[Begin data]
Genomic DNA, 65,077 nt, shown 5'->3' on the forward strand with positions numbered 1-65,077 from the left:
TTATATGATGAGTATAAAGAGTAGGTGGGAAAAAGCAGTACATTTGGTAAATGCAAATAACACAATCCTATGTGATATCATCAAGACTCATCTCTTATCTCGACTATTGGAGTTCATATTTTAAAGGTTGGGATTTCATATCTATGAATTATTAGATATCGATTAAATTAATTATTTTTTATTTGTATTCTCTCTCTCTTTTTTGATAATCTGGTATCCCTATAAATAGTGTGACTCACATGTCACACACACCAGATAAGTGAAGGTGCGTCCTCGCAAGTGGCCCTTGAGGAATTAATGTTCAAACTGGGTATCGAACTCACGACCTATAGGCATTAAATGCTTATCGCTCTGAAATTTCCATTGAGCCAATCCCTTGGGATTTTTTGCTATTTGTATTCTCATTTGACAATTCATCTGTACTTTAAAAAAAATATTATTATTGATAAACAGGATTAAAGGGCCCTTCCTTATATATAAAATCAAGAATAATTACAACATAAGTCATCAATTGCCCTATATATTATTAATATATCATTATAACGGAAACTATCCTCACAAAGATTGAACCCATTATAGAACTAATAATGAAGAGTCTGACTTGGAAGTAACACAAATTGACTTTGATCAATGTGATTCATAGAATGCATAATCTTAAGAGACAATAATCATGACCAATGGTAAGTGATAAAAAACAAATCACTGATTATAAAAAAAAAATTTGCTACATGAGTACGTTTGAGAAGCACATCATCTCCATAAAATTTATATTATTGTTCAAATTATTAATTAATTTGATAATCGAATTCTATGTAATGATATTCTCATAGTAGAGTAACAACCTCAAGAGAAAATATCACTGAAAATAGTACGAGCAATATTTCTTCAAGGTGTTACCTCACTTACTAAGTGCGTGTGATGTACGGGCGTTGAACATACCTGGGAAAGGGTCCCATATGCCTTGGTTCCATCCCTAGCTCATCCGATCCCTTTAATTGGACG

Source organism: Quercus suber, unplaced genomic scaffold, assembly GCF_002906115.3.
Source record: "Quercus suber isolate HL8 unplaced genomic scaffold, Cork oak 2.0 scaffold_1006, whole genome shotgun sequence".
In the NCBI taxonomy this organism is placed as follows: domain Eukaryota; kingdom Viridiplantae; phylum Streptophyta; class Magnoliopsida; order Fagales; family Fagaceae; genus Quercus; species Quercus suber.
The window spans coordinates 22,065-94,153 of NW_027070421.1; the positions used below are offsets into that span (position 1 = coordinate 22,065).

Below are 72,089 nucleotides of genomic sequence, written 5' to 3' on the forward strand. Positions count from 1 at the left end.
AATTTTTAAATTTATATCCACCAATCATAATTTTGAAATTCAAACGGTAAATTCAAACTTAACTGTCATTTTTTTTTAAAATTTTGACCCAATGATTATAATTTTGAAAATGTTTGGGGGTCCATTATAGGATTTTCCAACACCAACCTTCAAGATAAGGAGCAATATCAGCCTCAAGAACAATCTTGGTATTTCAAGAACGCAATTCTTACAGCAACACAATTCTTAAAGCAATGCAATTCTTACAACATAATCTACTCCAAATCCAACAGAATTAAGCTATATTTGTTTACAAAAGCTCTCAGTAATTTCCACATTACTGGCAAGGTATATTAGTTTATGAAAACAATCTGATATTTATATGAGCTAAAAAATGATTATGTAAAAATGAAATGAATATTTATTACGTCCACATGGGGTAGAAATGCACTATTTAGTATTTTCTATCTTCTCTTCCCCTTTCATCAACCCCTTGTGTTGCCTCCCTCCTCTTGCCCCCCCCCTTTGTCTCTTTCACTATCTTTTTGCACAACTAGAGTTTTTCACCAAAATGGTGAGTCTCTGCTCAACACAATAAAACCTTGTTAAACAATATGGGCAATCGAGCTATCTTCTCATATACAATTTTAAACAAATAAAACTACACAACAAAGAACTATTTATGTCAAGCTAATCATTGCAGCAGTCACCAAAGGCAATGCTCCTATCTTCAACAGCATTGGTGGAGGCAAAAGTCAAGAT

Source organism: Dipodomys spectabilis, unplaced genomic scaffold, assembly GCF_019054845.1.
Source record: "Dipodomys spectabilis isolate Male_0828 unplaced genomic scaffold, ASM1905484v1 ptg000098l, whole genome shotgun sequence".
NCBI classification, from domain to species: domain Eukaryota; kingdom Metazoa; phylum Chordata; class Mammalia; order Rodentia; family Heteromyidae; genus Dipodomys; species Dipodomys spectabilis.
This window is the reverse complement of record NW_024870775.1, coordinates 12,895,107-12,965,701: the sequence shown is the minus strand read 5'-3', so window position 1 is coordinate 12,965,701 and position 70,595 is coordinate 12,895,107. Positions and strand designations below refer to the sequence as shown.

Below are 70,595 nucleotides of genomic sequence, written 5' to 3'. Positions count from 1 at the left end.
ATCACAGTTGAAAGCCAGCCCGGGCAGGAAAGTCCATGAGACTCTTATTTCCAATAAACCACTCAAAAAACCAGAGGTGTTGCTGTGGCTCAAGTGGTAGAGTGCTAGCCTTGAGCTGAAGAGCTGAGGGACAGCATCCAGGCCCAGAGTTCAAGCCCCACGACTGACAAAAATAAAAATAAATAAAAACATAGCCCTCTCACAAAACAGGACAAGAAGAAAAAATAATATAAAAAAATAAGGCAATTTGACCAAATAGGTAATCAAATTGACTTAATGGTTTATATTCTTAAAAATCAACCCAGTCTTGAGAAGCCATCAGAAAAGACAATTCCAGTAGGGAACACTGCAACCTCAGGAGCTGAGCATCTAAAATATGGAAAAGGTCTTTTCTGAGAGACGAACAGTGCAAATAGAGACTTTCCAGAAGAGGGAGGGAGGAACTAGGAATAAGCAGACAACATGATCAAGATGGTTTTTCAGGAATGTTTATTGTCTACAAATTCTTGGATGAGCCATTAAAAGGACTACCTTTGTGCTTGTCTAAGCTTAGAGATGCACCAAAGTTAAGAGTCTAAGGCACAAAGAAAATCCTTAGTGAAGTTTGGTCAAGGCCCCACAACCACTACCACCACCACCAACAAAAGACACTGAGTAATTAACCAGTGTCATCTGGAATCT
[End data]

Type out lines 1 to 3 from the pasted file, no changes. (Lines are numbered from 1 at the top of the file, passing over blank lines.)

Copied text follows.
Genomic DNA, 65,077 nt, shown 5'->3' on the forward strand with positions numbered 1-65,077 from the left:
TTATATGATGAGTATAAAGAGTAGGTGGGAAAAAGCAGTACATTTGGTAAATGCAAATAACACAATCCTATGTGATATCATCAAGACTCATCTCTTATCTCGACTATTGGAGTTCATATTTTAAAGGTTGGGATTTCATATCTATGAATTATTAGATATCGATTAAATTAATTATTTTTTATTTGTATTCTCTCTCTCTTTTTTGATAATCTGGTATCCCTATAAATAGTGTGACTCACATGTCACACACACCAGATAAGTGAAGGTGCGTCCTCGCAAGTGGCCCTTGAGGAATTAATGTTCAAACTGGGTATCGAACTCACGACCTATAGGCATTAAATGCTTATCGCTCTGAAATTTCCATTGAGCCAATCCCTTGGGATTTTTTGCTATTTGTATTCTCATTTGACAATTCATCTGTACTTTAAAAAAAATATTATTATTGATAAACAGGATTAAAGGGCCCTTCCTTATATATAAAATCAAGAATAATTACAACATAAGTCATCAATTGCCCTATATATTATTAATATATCATTATAACGGAAACTATCCTCACAAAGATTGAACCCATTATAGAACTAATAATGAAGAGTCTGACTTGGAAGTAACACAAATTGACTTTGATCAATGTGATTCATAGAATGCATAATCTTAAGAGACAATAATCATGACCAATGGTAAGTGATAAAAAACAAATCACTGATTATAAAAAAAAAATTTGCTACATGAGTACGTTTGAGAAGCACATCATCTCCATAAAATTTATATTATTGTTCAAATTATTAATTAATTTGATAATCGAATTCTATGTAATGATATTCTCATAGTAGAGTAACAACCTCAAGAGAAAATATCACTGAAAATAGTACGAGCAATATTTCTTCAAGGTGTTACCTCACTTACTAAGTGCGTGTGATGTACGGGCGTTGAACATACCTGGGAAAGGGTCCCATATGCCTTGGTTCCATCCCTAGCTCATCCGATCCCTTTAATTGGACG

Source organism: Quercus suber, unplaced genomic scaffold, assembly GCF_002906115.3.